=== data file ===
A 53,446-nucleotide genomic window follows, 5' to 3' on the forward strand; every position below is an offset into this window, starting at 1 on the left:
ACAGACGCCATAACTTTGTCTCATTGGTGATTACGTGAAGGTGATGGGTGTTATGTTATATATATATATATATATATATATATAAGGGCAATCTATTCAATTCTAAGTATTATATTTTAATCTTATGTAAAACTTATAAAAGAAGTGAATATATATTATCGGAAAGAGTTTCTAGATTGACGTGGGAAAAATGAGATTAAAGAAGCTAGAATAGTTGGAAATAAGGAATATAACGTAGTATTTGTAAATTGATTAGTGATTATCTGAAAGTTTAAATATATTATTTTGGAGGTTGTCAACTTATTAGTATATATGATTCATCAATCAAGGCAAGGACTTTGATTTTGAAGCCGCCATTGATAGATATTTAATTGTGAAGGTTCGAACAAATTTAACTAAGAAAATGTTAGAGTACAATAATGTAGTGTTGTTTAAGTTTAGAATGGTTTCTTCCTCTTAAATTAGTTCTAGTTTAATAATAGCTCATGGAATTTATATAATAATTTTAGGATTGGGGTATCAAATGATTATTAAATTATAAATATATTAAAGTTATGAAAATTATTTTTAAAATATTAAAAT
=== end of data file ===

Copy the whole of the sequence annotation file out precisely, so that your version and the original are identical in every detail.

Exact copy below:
A 53,446-nucleotide genomic window follows, 5' to 3' on the forward strand; every position below is an offset into this window, starting at 1 on the left:
ACAGACGCCATAACTTTGTCTCATTGGTGATTACGTGAAGGTGATGGGTGTTATGTTATATATATATATATATATATATATATAAGGGCAATCTATTCAATTCTAAGTATTATATTTTAATCTTATGTAAAACTTATAAAAGAAGTGAATATATATTATCGGAAAGAGTTTCTAGATTGACGTGGGAAAAATGAGATTAAAGAAGCTAGAATAGTTGGAAATAAGGAATATAACGTAGTATTTGTAAATTGATTAGTGATTATCTGAAAGTTTAAATATATTATTTTGGAGGTTGTCAACTTATTAGTATATATGATTCATCAATCAAGGCAAGGACTTTGATTTTGAAGCCGCCATTGATAGATATTTAATTGTGAAGGTTCGAACAAATTTAACTAAGAAAATGTTAGAGTACAATAATGTAGTGTTGTTTAAGTTTAGAATGGTTTCTTCCTCTTAAATTAGTTCTAGTTTAATAATAGCTCATGGAATTTATATAATAATTTTAGGATTGGGGTATCAAATGATTATTAAATTATAAATATATTAAAGTTATGAAAATTATTTTTAAAATATTAAAAT